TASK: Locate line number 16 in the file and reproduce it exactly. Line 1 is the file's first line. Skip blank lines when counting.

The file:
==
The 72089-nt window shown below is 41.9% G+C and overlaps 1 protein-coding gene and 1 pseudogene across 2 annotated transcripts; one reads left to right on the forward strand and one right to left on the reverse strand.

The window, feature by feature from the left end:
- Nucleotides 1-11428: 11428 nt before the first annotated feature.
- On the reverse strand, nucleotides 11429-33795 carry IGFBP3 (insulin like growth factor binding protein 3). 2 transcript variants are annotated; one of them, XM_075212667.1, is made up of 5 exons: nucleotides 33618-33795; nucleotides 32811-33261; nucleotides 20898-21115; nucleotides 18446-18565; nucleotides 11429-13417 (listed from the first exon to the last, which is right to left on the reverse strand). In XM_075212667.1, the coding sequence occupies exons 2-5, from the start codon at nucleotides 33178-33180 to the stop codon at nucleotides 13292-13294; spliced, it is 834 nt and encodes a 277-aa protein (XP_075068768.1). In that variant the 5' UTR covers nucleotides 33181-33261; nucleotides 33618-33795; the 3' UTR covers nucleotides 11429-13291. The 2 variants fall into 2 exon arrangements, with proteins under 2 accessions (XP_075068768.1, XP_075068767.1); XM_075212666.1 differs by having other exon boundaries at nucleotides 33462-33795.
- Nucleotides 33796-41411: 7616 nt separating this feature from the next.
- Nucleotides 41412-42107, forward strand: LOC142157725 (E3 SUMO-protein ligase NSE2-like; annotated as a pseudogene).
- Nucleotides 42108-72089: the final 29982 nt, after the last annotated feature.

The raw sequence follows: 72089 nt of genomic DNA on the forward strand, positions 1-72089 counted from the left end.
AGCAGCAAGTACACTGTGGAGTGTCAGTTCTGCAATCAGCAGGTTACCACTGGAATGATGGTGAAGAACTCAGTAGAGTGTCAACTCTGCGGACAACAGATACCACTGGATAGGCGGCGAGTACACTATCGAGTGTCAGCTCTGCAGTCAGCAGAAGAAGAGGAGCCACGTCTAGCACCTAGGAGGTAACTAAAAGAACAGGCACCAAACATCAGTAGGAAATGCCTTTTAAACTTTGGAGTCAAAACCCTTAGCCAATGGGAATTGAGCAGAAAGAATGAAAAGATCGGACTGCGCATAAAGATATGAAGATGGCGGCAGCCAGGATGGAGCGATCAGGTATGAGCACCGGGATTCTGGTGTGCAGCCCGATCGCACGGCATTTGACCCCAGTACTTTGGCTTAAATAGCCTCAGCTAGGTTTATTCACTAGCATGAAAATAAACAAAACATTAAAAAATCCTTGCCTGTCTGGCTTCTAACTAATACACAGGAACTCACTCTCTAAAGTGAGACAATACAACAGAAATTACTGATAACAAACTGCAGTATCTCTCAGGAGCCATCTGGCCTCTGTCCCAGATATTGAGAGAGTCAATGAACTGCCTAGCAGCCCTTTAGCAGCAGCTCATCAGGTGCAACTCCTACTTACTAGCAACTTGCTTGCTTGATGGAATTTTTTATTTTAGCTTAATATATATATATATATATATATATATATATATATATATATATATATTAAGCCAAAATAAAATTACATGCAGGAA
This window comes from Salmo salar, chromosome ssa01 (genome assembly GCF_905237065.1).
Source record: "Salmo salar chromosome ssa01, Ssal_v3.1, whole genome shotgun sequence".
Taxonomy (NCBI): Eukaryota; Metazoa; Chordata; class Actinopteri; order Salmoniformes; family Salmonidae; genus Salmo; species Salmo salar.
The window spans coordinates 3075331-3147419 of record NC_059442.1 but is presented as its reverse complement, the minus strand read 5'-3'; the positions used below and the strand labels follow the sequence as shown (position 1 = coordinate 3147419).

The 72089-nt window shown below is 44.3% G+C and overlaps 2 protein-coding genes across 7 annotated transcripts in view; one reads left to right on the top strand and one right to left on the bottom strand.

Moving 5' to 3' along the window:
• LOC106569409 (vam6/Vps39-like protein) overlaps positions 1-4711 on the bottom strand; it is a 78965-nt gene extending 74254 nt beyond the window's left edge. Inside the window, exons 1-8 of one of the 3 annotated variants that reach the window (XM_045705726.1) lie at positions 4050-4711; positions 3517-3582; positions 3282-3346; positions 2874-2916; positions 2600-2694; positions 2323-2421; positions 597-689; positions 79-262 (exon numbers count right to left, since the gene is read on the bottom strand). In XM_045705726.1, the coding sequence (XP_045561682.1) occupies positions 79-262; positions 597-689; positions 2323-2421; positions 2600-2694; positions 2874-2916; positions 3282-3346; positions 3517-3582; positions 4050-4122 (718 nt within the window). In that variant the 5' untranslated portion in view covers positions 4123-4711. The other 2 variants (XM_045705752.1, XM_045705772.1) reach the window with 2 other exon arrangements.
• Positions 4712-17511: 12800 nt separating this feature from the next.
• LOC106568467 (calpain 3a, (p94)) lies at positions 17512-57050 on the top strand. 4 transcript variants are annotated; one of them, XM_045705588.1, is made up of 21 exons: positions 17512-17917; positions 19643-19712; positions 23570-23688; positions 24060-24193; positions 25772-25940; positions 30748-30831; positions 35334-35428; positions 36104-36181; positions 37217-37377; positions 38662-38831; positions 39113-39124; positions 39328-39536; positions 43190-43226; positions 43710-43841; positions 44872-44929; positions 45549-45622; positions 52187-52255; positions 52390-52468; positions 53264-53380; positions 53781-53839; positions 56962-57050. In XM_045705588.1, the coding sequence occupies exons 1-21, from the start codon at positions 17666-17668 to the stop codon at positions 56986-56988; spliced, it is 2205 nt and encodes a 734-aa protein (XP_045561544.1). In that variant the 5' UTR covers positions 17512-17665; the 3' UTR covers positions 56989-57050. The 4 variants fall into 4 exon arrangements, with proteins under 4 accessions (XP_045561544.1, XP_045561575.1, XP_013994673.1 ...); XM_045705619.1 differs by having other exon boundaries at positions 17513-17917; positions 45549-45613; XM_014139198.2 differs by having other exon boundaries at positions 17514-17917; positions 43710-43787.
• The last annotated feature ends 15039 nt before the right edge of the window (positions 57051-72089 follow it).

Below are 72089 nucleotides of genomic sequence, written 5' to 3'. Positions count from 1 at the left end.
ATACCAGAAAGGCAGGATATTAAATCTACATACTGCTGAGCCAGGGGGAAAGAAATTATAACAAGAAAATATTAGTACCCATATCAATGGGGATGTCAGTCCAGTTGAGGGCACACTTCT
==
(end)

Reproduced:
• LOC106569409 (vam6/Vps39-like protein) overlaps positions 1-4711 on the bottom strand; it is a 78965-nt gene extending 74254 nt beyond the window's left edge. Inside the window, exons 1-8 of one of the 3 annotated variants that reach the window (XM_045705726.1) lie at positions 4050-4711; positions 3517-3582; positions 3282-3346; positions 2874-2916; positions 2600-2694; positions 2323-2421; positions 597-689; positions 79-262 (exon numbers count right to left, since the gene is read on the bottom strand). In XM_045705726.1, the coding sequence (XP_045561682.1) occupies positions 79-262; positions 597-689; positions 2323-2421; positions 2600-2694; positions 2874-2916; positions 3282-3346; positions 3517-3582; positions 4050-4122 (718 nt within the window). In that variant the 5' untranslated portion in view covers positions 4123-4711. The other 2 variants (XM_045705752.1, XM_045705772.1) reach the window with 2 other exon arrangements.